Living ‘With’ Diabetes, But ‘For’ Something Else

Rebecca’s mother endured Diabetic shaming from her doctor. It made her give up on doctors. Rebecca has lived with that diabetic stigmatization too, despite being a world-class athlete. She tells us about the impact of it from both society and from healthcare professionals, and how she rises above it.

Becky Furuta:


I was fourteen when my dad sat us all down in the living room and told us we were going to lose our house. I didn’t know what that meant exactly, but I knew we had to pack up everything we owned. It was only later, when we got to the motel, that I understood we were homeless.

When we pulled up to the long strip of white units with bars over every window, I thought it was just a place to stay for the night. We would live there for the next eight months.

Our room was four concrete walls with two beds and a stained chair that had brown flowers printed on the cloth. There was an old TV, a mini fridge and a microwave. I remember the beds because there was no box spring, just the metal frame underneath. My dad said, “We’re lucky we got this room. The others had just one bed and a pull-out sofa.” Even in the darkest moments, homeless with his family, my dad was trying to find the positive.


My mother was critically ill. Her heart, kidneys and liver were all failing. She took a complicated cocktail of some twenty or more pills each day at specific intervals. She measured the passing of time in the moments between medications.

I remember taking her to her doctor. I remember hearing him tell her that if she would only “shop the perimeter of the store for healthy foods” she could lose weight and improve her health. “Don’t be lazy,” he said. “You need to cook your own meals.”

I looked up at him bitterly. My mother was a bright, educated woman. She understood clearly the need for proper nutrition. In the days before the motel, we had a kitchen full of food. My mother would cook an elaborate meal on Sunday afternoons, and we’d have an early supper with my grandparents. That was before my family lost everything, before we got a brown paper sack filled with goods not of our choosing from a church food pantry, before we lived in a place without a stove or pots and pans with which to prepare food. My mother wasn’t “lazy.” My mother was poor.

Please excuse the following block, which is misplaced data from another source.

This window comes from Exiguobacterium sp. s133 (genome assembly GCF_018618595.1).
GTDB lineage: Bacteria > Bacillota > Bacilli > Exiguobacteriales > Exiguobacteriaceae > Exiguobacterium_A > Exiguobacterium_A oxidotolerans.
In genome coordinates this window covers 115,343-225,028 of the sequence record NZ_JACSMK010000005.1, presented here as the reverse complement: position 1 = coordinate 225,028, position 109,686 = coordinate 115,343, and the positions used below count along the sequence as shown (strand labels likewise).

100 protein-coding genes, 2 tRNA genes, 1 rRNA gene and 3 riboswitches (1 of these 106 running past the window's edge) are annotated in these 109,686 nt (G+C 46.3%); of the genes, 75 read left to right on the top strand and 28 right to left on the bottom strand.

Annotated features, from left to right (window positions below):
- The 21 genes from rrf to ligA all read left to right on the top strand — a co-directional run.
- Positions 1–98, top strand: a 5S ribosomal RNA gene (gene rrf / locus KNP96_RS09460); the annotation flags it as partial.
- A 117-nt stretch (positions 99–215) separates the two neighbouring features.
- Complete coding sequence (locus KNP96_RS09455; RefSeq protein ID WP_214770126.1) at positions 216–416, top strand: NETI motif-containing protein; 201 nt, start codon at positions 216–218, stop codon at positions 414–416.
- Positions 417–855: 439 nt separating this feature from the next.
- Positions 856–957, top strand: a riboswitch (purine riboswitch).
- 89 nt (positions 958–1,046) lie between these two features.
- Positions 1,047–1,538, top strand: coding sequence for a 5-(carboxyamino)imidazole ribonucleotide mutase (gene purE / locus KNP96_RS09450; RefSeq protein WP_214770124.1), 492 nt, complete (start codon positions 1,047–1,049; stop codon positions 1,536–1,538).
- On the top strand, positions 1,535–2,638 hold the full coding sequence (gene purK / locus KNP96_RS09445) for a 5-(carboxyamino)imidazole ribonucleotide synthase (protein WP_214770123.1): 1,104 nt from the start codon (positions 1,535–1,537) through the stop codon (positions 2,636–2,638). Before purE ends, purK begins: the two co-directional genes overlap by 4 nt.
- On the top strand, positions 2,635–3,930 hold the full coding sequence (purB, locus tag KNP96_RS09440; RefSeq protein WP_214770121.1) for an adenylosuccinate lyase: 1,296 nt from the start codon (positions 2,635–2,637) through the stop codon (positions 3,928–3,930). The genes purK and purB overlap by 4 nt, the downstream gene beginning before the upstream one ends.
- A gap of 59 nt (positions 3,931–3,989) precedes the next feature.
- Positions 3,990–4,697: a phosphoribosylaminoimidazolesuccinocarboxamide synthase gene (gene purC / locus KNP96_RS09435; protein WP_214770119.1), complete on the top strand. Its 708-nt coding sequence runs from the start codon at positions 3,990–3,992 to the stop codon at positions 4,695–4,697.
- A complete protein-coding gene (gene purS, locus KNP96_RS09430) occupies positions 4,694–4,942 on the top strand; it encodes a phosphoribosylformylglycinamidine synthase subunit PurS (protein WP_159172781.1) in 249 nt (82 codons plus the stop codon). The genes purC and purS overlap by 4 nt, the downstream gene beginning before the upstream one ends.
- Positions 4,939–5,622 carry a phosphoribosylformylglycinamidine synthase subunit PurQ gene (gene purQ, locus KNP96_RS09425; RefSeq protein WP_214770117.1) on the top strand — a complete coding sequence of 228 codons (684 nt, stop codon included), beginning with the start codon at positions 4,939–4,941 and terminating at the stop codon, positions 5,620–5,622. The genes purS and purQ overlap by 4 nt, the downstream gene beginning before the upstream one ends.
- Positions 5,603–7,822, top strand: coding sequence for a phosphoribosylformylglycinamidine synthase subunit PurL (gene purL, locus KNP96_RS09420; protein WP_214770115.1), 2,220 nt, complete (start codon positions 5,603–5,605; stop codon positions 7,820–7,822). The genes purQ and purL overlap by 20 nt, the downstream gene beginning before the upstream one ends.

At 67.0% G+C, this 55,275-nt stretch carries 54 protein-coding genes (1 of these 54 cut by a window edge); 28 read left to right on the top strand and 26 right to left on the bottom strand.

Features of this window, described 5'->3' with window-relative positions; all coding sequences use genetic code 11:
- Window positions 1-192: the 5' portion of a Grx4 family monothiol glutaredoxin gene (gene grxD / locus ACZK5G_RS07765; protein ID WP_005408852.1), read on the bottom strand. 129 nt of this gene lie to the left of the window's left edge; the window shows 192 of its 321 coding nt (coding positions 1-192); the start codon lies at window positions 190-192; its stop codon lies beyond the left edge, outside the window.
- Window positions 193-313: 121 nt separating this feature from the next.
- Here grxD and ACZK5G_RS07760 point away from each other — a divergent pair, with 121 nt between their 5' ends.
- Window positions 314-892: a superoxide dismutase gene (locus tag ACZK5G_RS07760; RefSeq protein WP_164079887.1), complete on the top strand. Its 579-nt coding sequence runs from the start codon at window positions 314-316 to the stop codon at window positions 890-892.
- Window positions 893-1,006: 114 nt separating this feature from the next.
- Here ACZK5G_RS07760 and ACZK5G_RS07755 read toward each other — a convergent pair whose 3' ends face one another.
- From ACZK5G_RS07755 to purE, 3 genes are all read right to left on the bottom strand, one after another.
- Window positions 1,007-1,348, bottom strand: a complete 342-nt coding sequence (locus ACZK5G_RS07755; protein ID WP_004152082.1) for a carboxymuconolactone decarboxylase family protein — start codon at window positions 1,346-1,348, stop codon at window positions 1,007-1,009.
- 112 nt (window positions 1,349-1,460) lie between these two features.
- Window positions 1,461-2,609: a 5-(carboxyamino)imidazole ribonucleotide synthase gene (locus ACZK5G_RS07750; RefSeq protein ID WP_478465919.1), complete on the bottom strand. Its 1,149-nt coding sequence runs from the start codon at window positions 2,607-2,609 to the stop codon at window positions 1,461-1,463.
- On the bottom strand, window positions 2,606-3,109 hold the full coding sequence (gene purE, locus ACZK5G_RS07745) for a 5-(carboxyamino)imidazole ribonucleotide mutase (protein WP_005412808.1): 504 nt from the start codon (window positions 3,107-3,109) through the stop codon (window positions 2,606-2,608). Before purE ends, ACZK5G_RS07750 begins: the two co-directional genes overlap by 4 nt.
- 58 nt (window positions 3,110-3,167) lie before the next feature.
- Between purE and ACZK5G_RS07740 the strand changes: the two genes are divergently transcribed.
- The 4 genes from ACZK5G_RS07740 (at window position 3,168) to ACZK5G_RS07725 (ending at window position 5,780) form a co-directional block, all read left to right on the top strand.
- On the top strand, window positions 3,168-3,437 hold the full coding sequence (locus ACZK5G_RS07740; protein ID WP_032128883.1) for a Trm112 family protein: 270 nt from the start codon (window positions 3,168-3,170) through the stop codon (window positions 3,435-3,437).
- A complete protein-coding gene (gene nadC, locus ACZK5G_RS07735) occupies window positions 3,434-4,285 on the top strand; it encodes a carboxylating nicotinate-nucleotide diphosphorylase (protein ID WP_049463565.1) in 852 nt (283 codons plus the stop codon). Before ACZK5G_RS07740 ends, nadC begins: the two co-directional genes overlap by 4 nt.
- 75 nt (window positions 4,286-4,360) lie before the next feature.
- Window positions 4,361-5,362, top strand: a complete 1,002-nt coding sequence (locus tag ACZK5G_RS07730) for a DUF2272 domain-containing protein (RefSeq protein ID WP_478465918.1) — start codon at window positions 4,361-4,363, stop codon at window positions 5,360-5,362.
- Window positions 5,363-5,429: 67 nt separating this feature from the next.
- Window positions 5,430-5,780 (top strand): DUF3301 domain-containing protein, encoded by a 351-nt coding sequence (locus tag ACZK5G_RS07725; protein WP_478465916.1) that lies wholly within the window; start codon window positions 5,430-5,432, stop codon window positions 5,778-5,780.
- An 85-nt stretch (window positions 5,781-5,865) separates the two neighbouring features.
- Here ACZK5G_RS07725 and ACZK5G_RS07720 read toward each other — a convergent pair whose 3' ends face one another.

I’ve never forgotten that early lesson in diabetic stigmatization, how it shaped my mother’s experiences of her disease state and the treatments afforded her. Eventually, she quit seeking medical care altogether. She had grown tired of being labeled “fat,” “lazy,” “non-compliant” and simply “unwilling to try”.

Arguably, few diseases come with the sense of shame and blame as diabetes, both Type 1 and Type 2.

My mother was obese her entire life. When she developed type 2 diabetes, it seemed yet another failure in a long string of attempts to reign in her failing health. By comparison, I’ve spent more than a decade living with Type 1 diabetes as an elite athlete and one of the top-ranked female cyclists in the United States. I have still felt the weight of judgement, still had to explain that I didn’t get diabetes from eating too much sugar, still had well-intended strangers suggest that I could “cure my diabetes” if I would simply adopt a healthier lifestyle.


Diabetes is a chronic disease that affects 29 million Americans and requires ongoing self-management to maintain blood glucose levels and prevent complications. There is extensive research on the underlying physiologies of the different types of diabetes, but less research into the psychosocial demands of disease management and the impact that has on quality of life.

People with diabetes become familiar with the “looks of contempt” when they need to inject insulin in a public space or prick their fingers to test blood sugar. Some individuals report experiencing limitations on travel, have a harder time adopting children or experience discrimination in the workplace. That diabetic stigmatization – misunderstandings and social perceptions – lead many with the disease to feel awkward or ashamed in their everyday lives.

As a cyclist, I have had teams and other riders question my ability to perform because of my diabetes and, in some cases, I’ve worked to hide my condition as a result. When I was first diagnosed in 2007 and disclosed to team directors that I was living with type one diabetes, my race days were immediately reduced and my contract was not renewed for the subsequent year.